61. She felt the fulness of a great thought suffusing her face.

  62. Could her father approve of any harm happening to Tom?

  63. As Jen Galbraith stood in the doorway looking abstractedly at the beacon, her fingers smoothing her snowy apron the while, she was thinking thus to herself: "Perhaps father is right.

  64. Yet she remembered too that her father had appeared the more anxious of the two about the Sergeant's sleep.

  65. In her life now it sprang full-statured in action; love of him, care of him; his honour her honour; his life her life.

  66. Lady Nithisdale was saving her husband's life by that stratagem.

  67. The room had seen wilder feasts than any that Lady Kilrush was likely to give there, when her late husband was in his pride of youth and folly, the boldest rake-hell in London.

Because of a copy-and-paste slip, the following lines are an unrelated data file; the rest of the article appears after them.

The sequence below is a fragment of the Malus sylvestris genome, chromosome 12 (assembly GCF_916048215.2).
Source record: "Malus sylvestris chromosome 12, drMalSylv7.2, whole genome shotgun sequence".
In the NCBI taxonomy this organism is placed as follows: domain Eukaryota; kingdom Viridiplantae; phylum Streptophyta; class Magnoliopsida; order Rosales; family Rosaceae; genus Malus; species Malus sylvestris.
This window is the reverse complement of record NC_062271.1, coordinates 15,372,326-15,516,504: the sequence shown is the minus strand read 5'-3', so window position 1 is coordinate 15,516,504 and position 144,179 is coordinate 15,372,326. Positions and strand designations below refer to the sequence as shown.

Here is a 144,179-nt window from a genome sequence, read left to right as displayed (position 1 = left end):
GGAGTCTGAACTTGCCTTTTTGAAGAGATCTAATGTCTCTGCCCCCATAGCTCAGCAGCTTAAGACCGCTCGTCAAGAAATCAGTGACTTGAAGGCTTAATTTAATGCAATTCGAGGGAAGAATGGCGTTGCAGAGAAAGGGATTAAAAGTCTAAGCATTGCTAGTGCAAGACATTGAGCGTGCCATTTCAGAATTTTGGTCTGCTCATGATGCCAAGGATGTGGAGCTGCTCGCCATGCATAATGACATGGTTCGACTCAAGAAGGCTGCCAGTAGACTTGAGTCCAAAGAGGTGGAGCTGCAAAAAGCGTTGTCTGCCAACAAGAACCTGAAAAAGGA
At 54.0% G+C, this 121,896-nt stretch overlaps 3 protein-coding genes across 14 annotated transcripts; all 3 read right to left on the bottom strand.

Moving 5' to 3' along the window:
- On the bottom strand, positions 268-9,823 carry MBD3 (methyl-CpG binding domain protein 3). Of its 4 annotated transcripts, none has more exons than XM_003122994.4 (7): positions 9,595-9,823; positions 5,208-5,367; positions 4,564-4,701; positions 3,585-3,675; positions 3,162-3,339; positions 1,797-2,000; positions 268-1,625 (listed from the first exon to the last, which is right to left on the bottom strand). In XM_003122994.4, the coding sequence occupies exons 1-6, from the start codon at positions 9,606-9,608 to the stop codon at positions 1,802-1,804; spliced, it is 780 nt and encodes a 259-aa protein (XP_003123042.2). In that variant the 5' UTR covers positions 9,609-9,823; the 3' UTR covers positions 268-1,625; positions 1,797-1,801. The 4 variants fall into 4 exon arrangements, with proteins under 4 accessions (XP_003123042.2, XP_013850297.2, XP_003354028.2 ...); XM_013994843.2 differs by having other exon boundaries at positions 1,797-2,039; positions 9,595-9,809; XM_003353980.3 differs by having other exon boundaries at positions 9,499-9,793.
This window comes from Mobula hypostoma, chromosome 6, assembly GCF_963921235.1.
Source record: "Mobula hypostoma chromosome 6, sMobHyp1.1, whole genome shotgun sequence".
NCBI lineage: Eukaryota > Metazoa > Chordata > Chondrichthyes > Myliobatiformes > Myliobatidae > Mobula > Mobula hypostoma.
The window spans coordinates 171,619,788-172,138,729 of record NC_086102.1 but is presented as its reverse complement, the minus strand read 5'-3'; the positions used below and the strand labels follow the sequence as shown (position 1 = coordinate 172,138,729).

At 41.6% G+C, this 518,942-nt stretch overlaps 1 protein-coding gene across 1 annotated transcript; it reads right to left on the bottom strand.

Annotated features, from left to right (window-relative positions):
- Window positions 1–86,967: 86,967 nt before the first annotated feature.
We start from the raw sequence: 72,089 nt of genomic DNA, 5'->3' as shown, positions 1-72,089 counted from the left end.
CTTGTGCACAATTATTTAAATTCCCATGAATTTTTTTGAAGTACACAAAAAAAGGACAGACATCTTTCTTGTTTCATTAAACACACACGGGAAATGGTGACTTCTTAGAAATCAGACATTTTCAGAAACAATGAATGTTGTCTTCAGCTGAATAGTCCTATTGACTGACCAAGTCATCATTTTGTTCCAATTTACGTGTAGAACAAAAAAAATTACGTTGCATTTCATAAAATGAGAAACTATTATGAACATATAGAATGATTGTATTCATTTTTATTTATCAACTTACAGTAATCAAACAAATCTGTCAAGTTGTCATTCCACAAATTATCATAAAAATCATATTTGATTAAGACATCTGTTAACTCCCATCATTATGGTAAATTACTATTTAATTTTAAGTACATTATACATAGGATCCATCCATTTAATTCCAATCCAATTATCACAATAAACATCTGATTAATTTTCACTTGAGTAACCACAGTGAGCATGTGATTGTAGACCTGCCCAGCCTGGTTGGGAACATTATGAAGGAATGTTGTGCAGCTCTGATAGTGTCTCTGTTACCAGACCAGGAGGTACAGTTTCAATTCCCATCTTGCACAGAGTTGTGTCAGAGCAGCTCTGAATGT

68. He was on his knees, and his arms were about her, drawing her averted face towards his own with a wild violence, till her brow touched his, and his lips were pressed against her burning cheek.

  69. You know Sally Dormer, the poor woman that's in a consumption, and that you and her ladyship are concerned about?

  70. She devoted a good deal of her leisure to visiting the cottagers on her own estate, and ministered to every case of distress that came within her knowledge, whether on her own soil or an absentee neighbour's.

  71. She walked with her father in the evening streets sometimes, when his empty pockets and his score at the Red Lion forbade the pleasures of "The Portico.